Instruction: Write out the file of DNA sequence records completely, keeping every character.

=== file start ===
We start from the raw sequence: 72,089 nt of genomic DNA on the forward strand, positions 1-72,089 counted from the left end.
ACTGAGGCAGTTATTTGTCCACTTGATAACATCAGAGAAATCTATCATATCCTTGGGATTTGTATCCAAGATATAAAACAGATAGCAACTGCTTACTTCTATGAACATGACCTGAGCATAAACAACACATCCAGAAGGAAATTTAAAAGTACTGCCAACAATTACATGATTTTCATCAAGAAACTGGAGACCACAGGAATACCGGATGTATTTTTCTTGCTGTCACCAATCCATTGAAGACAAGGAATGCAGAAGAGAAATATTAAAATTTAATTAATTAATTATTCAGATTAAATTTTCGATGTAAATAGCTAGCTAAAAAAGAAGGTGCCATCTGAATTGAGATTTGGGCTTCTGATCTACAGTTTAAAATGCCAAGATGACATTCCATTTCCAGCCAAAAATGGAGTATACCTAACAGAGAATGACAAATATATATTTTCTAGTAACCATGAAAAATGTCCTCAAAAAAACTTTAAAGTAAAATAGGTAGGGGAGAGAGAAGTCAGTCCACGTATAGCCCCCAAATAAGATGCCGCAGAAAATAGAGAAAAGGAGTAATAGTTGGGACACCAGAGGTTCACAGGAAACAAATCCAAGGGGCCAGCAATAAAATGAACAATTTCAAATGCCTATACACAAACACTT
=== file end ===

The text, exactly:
We start from the raw sequence: 72,089 nt of genomic DNA on the forward strand, positions 1-72,089 counted from the left end.
ACTGAGGCAGTTATTTGTCCACTTGATAACATCAGAGAAATCTATCATATCCTTGGGATTTGTATCCAAGATATAAAACAGATAGCAACTGCTTACTTCTATGAACATGACCTGAGCATAAACAACACATCCAGAAGGAAATTTAAAAGTACTGCCAACAATTACATGATTTTCATCAAGAAACTGGAGACCACAGGAATACCGGATGTATTTTTCTTGCTGTCACCAATCCATTGAAGACAAGGAATGCAGAAGAGAAATATTAAAATTTAATTAATTAATTATTCAGATTAAATTTTCGATGTAAATAGCTAGCTAAAAAAGAAGGTGCCATCTGAATTGAGATTTGGGCTTCTGATCTACAGTTTAAAATGCCAAGATGACATTCCATTTCCAGCCAAAAATGGAGTATACCTAACAGAGAATGACAAATATATATTTTCTAGTAACCATGAAAAATGTCCTCAAAAAAACTTTAAAGTAAAATAGGTAGGGGAGAGAGAAGTCAGTCCACGTATAGCCCCCAAATAAGATGCCGCAGAAAATAGAGAAAAGGAGTAATAGTTGGGACACCAGAGGTTCACAGGAAACAAATCCAAGGGGCCAGCAATAAAATGAACAATTTCAAATGCCTATACACAAACACTT